The IronPython project lives on CodePlex at http://www.codeplex.com/ironpython. Unlike most other Microsoft language products, IronPython runs as a transparent, open source project. The IronPython team releases a new version approximately every six weeks. Furthermore, Microsoft makes all the source code available under the OSI approved Microsoft Public License. On the CoDePlex site you’ll find a mailing list for community discussion as well as a public issue tracker where anyone can submit bugs they find.
The current released version of IronPython is v1.1.1, however, the IronPython team is hard at work on v2.0. As I write this, we have just released Beta 3 of IronPython v2.0. IronPython v2.0 implements the 2.5 version of the Python language (IronPython v1.x implemented Python v2.4). Furthermore, IronPython v2.0 is built on the new Dynamic Language Runtime, which I’ll discuss further later in the article.
Regardless of which release you download, IronPython releases are distributed as a simple zip file with the compiled binaries, as well as some tutorials, documentation, and the usual readmes and license files. You can simply unzip that archive wherever you want to on your hard drive. Inside the unzipped files you’ll find the main IronPython executable, ipy.exe. If you run that with no arguments, you get an interactive console window where you can start typing Python code directly. Alternatively, you can pass the name of a python file as the first argument, and IronPython will execute that code.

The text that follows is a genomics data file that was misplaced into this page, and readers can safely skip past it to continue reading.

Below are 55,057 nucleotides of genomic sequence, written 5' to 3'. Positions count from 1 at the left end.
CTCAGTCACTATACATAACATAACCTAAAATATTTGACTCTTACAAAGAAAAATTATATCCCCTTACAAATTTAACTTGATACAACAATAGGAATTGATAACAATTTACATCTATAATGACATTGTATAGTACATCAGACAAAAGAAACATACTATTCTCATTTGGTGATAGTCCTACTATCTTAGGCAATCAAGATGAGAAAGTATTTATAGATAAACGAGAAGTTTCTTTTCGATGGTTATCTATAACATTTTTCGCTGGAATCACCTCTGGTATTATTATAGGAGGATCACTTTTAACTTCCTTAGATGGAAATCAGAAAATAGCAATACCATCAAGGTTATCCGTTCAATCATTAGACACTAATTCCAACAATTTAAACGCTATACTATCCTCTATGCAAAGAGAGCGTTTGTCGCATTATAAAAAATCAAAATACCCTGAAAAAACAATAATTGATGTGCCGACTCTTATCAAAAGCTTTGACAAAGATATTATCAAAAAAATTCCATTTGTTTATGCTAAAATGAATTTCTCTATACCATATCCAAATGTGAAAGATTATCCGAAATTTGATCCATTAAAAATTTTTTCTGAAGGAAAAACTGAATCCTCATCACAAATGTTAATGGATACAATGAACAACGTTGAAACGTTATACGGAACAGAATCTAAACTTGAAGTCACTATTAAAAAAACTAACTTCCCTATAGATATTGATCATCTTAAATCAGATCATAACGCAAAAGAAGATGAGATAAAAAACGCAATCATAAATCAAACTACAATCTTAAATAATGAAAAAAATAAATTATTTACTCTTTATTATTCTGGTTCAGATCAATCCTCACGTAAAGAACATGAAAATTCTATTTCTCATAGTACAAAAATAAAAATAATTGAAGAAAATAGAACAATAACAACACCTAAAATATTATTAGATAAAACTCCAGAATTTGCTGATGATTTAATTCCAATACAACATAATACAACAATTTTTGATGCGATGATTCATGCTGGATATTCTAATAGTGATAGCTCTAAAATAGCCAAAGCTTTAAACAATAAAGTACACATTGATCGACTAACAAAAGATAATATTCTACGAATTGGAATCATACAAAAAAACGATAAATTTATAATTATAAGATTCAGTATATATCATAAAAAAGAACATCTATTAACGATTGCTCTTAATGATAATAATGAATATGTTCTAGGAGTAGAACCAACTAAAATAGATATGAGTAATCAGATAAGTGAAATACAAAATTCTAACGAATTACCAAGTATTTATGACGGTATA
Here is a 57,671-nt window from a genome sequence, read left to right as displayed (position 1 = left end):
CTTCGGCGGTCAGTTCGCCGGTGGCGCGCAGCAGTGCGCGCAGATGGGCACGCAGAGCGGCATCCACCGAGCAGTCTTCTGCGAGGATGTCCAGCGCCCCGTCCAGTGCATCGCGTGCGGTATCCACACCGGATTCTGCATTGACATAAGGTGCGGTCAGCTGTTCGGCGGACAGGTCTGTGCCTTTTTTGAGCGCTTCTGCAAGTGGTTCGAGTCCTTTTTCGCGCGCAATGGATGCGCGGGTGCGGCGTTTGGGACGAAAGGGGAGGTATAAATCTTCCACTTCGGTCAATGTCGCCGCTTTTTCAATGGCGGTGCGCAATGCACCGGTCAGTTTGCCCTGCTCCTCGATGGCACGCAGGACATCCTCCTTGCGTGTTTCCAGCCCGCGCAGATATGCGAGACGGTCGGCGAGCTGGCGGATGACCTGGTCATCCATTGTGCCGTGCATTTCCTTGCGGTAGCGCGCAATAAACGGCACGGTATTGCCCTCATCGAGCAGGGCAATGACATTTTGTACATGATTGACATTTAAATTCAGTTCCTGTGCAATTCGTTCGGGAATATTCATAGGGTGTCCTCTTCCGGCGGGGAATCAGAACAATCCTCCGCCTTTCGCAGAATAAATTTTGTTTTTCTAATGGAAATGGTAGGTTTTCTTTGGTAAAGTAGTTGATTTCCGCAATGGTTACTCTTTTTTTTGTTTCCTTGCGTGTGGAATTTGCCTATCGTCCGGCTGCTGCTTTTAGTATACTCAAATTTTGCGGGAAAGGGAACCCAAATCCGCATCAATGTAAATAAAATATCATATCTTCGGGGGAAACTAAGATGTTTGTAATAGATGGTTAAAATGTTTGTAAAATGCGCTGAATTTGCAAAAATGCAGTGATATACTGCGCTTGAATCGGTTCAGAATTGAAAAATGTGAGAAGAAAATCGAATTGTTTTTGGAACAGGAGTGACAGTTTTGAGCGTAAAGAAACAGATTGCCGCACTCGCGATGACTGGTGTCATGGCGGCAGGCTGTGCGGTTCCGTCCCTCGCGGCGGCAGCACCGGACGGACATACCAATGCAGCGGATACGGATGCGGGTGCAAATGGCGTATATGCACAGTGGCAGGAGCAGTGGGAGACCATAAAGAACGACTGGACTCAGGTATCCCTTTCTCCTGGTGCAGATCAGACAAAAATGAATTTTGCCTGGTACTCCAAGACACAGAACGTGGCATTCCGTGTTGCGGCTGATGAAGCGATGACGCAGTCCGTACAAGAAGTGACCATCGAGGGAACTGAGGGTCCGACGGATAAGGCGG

Currently, there isn’t a production quality development experience for IronPython in Visual Studio. The VS Extensibility SDK includes a sample IronPython language service, project system and console window. This sample has been packaged up as IronPython Studio and is available as a free download from CodePlex (http:// www.codeplex.com/IronPythonStudio). Improving the Visual Studio experience for the IronPython developer is one of the areas of investment for the IronPython development team going forward.